Kensuke Tanabe, Bryce Holliday, and Yoshihito Ikebata, the three developers behind Luigi’s Mansion 3, shared quite a bit about the creation process and philosophy of the game in an email interview with Stephen Totilo of Kotaku. Details were spilled of early gameplay concepts, player choices, and the prevalence of money in the game. Here are a few highlights from the interview.
This Gameplay Concept Was Scrapped For Being Too Difficult
Tanabe, had many ideas for the hotel setting of the game back in 2019, saying, “by having rooms above and below, it kind of adds to the amount of stuff that we can do from a puzzle perspective. For example, if you see water dripping down from the floor above, the player will understand that they need to explore the room above them.” Concepts like this are scarce throughout the final game because it confused play testers. Holliday and Ikebata agreed that these kinds of puzzles were proven difficult, but Holliday assures players that the setting still plays a large role in gameplay. He says, “…that idea of room connections is throughout the game at the room scale rather than floor scale. There are many secrets within ‘gaps’ in the map, behind oddly placed walls or rooms where the height doesn’t seem to match those around it.”
Paranormal Productions, a fan favorite level from the game, features a docile ghost named Morty. The goal for many players is to suck up all the ghosts, but this became a moral dilemma for a lot of gamers. The level is spent helping Morty, a director, find his red megaphone and complete his film. At the end, he is grateful for your help and rewards you the key to the next level. You have the option of capturing him anyway, or sparing him. Ikebata had this to say on the level: “We thought of making it so that you couldn’t catch the ghost, but we felt that there would be players who want to catch all of them, so we gave the option of catching/not catching the ghost to the player. When looking at the users’ response, you get a sense that many of them are having a hard time deciding as to whether they should catch the ghost, so I feel that we’ve made a memorable moment.”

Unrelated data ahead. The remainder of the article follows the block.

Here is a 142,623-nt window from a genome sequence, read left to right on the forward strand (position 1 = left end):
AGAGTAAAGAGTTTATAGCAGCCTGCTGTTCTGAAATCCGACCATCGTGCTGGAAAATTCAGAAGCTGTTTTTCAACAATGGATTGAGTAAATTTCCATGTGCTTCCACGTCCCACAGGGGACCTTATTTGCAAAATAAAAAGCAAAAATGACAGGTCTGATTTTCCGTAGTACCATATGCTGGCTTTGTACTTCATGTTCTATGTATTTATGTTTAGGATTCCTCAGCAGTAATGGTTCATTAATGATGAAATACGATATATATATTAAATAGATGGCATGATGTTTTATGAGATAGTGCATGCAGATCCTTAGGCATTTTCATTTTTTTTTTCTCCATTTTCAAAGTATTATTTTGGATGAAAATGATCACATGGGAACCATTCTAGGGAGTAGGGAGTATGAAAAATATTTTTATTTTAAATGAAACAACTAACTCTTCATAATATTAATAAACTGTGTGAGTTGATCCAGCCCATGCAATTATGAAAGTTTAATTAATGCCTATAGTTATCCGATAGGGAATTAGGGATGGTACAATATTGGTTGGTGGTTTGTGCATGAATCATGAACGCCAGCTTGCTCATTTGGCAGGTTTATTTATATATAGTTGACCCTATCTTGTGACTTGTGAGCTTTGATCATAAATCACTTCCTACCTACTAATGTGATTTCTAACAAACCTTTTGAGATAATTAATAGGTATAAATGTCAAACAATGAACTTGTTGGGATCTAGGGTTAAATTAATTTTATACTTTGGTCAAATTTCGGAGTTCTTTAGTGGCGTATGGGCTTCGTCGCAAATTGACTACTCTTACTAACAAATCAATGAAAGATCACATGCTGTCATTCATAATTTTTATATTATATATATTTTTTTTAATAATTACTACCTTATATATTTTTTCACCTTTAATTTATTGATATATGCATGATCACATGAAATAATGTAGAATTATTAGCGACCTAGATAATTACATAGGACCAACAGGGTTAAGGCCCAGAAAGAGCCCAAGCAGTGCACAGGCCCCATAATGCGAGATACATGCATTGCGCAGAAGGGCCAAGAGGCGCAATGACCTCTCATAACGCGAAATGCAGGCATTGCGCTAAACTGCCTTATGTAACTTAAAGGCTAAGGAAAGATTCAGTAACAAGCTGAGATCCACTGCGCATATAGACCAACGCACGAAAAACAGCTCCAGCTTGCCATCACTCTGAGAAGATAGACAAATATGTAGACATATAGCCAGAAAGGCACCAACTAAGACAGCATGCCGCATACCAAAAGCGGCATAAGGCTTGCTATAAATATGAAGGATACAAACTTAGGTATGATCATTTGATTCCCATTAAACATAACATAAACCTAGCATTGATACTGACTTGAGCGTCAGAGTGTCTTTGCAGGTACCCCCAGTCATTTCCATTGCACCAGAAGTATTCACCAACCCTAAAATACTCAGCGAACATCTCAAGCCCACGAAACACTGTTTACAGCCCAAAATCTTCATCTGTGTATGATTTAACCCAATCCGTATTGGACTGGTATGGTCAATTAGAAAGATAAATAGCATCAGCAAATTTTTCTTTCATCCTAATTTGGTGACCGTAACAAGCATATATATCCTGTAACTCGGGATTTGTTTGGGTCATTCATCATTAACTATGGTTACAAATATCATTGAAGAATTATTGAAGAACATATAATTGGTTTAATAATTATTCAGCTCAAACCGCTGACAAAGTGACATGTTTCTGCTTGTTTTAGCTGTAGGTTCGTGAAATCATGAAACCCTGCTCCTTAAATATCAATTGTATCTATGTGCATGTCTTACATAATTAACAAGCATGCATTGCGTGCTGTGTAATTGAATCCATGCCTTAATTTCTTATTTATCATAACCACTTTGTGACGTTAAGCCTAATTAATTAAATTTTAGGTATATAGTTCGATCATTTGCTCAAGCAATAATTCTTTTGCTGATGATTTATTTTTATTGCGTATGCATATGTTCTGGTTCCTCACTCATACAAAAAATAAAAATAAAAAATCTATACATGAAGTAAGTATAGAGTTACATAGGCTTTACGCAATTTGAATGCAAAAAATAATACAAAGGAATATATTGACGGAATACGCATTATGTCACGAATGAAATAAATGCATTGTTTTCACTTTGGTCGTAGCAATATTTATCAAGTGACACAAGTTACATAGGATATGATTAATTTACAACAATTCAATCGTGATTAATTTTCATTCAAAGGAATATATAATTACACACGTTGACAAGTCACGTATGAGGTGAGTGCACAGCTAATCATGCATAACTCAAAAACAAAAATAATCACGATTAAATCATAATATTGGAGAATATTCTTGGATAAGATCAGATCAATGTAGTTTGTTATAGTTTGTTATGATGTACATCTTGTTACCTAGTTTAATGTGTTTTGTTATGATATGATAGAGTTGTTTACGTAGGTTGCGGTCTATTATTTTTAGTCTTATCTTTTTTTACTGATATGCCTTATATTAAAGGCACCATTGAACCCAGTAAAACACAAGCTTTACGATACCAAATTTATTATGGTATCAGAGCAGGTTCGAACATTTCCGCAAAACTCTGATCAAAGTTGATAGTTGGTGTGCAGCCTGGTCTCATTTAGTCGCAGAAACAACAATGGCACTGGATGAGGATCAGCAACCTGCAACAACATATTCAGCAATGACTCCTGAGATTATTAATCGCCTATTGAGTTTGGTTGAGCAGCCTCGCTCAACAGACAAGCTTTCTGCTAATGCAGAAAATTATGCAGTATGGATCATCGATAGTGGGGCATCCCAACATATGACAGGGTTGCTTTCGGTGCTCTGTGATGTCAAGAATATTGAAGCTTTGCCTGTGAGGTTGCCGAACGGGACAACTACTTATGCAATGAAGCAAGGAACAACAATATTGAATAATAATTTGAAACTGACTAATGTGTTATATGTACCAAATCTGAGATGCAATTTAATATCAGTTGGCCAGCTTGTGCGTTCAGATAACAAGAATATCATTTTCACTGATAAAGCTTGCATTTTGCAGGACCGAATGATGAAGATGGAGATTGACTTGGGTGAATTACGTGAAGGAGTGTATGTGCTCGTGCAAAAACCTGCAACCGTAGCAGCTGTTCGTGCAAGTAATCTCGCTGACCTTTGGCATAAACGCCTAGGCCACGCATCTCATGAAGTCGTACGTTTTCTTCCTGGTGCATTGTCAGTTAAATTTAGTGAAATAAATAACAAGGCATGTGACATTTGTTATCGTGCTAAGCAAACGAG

Money Money Money
Quite a bit of money can be found in Luigi’s Mansion 3. It can be used to purchase temporary power ups, but that’s pretty much it. The sheer amount of money flying out of the rugs, bookshelves, and even plants is disproportionate to how much you can actually use it on. This is by design for the sake of game feel. Ikebata explains the concept and the origin of the money: “Actually, this money does not belong to the ghosts. It was hidden within the hotel at some point in time. The ‘feedback that acquiring money makes one feel happy’ is something that has been demonstrated in Super Mario and The Legend of Zelda, so it was something we wanted to include.”
The developers dive deep into game design logic as well as the process and experience of working on Luigi’s Mansion 3. You can read the full interview here.